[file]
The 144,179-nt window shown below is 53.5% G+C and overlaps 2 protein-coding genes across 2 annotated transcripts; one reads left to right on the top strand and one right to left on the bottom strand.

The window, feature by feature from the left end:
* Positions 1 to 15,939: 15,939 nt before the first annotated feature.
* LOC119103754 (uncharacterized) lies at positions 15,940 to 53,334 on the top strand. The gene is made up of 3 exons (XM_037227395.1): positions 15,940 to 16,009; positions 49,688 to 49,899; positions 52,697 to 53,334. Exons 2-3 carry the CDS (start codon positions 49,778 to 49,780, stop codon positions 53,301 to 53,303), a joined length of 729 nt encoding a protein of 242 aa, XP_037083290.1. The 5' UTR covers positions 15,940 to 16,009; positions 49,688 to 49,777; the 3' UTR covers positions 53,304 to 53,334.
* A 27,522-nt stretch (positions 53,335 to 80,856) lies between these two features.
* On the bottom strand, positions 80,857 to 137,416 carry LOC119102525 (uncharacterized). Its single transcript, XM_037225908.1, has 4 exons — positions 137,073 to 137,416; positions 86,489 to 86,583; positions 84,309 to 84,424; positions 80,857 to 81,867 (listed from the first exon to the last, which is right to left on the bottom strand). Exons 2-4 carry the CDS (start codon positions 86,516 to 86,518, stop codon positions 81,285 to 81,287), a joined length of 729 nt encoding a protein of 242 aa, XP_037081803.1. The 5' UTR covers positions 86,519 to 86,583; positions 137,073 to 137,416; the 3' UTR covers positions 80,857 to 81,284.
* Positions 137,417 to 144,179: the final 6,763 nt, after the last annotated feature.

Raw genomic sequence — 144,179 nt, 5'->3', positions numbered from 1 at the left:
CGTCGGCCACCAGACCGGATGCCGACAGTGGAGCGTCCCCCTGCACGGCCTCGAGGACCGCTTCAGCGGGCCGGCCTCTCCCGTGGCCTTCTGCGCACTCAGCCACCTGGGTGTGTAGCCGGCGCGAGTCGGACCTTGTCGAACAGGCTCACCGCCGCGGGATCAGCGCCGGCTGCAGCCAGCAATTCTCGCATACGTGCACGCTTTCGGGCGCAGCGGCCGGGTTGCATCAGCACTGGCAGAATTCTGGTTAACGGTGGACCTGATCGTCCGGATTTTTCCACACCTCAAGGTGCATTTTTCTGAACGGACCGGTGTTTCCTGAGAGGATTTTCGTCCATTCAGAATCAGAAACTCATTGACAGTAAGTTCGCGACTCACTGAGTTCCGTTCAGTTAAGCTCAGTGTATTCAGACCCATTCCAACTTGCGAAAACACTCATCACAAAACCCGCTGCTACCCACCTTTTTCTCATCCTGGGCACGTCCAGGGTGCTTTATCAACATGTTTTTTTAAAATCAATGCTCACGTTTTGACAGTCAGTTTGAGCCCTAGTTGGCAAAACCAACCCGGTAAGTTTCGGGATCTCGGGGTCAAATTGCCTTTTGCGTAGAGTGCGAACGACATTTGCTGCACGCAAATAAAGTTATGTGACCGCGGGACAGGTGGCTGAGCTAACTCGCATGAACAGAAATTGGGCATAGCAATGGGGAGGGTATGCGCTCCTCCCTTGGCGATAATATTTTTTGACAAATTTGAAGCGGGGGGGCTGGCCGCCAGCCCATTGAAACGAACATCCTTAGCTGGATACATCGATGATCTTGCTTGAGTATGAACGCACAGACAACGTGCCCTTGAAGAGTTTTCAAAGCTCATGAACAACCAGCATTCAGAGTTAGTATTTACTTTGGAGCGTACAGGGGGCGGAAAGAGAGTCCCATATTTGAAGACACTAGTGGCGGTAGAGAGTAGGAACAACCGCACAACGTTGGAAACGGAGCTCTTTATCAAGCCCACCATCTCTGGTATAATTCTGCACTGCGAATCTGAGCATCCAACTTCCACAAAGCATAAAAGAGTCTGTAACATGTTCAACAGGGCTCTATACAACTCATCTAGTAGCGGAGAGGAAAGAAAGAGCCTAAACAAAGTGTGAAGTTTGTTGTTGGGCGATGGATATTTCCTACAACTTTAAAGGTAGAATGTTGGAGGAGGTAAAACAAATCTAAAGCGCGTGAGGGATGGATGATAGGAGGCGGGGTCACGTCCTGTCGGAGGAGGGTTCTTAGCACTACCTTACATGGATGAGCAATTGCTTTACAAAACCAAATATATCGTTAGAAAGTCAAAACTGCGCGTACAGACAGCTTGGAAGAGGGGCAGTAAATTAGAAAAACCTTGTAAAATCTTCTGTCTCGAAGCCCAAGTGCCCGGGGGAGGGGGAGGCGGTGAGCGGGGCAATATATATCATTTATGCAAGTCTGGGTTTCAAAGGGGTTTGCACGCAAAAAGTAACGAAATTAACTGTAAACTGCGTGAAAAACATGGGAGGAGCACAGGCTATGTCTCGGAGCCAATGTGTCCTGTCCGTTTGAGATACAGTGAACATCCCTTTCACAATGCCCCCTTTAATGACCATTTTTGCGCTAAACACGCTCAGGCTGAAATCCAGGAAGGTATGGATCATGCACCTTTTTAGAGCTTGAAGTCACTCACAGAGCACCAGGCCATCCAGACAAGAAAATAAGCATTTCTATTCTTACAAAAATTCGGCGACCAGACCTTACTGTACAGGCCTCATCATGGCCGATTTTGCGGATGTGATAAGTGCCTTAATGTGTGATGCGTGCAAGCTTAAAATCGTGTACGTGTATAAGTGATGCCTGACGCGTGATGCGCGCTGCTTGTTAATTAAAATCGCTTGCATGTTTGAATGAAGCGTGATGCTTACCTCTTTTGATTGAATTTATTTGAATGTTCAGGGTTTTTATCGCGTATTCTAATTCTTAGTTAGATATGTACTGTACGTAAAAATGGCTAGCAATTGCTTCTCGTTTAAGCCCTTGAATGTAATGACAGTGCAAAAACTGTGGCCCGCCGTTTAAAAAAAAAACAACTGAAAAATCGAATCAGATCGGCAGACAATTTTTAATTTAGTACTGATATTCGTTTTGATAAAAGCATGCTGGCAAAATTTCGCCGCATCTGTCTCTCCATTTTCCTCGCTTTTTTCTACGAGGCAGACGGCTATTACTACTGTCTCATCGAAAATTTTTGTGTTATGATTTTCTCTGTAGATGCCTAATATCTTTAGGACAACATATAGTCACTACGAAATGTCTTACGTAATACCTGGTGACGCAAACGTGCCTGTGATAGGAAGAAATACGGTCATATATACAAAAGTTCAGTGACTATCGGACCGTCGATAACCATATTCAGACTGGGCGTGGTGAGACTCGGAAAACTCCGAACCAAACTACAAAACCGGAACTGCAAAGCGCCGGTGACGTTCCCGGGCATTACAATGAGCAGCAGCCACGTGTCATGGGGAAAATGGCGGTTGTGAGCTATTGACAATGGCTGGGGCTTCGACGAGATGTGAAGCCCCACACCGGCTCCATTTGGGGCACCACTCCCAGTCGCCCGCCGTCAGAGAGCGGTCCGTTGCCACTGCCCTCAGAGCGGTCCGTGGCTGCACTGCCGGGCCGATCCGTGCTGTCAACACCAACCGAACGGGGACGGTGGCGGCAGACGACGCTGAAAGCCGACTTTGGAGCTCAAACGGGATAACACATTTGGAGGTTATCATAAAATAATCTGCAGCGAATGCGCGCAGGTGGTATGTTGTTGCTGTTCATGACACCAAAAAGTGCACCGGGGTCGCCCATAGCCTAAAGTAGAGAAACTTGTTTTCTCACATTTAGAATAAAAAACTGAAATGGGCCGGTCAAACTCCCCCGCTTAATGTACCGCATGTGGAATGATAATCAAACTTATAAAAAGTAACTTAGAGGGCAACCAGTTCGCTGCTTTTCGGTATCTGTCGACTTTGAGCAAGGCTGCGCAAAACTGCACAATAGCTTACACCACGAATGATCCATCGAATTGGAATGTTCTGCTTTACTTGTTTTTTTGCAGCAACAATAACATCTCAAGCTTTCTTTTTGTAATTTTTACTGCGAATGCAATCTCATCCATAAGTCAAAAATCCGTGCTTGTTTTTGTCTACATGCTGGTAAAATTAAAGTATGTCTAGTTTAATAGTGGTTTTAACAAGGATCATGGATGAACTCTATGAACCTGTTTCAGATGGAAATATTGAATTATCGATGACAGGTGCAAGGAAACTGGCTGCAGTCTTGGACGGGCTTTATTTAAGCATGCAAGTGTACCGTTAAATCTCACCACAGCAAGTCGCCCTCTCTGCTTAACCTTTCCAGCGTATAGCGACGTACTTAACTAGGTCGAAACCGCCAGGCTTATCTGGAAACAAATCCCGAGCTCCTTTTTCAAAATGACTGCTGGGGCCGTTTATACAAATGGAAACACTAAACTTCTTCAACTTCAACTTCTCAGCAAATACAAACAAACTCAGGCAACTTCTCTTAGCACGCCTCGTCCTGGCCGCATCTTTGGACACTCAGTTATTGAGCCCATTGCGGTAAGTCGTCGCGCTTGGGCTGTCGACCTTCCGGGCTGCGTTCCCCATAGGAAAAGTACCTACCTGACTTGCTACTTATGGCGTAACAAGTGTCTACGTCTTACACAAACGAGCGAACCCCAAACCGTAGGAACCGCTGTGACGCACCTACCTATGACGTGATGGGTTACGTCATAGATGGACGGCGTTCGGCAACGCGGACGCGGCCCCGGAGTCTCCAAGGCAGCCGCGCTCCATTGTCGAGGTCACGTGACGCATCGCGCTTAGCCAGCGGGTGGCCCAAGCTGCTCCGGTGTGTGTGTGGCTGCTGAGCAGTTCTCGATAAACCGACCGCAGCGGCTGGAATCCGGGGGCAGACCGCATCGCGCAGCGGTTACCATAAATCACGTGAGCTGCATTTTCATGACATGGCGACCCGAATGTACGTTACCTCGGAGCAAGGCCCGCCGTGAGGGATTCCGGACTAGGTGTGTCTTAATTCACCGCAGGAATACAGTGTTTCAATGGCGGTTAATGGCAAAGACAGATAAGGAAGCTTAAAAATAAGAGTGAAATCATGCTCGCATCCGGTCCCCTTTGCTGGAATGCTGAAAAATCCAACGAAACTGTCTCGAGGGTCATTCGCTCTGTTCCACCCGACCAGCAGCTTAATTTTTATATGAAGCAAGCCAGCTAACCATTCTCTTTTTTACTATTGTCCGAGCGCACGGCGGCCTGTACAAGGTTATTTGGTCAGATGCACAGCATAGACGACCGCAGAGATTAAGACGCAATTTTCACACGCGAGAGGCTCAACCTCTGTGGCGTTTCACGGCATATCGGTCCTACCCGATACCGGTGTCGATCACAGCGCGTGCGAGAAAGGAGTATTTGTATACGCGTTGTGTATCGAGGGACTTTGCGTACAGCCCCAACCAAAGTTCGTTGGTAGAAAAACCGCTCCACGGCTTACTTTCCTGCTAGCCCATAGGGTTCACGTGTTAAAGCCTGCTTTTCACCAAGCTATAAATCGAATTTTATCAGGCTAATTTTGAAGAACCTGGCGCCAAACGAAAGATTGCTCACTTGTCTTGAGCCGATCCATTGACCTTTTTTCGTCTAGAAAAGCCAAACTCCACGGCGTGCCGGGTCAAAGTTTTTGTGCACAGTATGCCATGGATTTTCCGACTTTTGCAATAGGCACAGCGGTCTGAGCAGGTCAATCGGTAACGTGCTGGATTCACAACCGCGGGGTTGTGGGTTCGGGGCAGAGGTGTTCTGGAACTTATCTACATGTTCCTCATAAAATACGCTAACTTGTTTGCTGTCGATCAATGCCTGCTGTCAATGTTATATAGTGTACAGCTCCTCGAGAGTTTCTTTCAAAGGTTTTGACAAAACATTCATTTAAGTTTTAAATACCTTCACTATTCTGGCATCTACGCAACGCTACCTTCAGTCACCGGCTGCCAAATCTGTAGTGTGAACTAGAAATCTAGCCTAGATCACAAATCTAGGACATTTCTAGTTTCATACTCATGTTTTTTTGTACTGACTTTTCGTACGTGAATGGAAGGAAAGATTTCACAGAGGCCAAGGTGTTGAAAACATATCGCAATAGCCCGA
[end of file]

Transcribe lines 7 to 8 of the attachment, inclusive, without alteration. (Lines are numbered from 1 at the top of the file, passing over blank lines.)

* Positions 137,417 to 144,179: the final 6,763 nt, after the last annotated feature.

Raw genomic sequence — 144,179 nt, 5'->3', positions numbered from 1 at the left: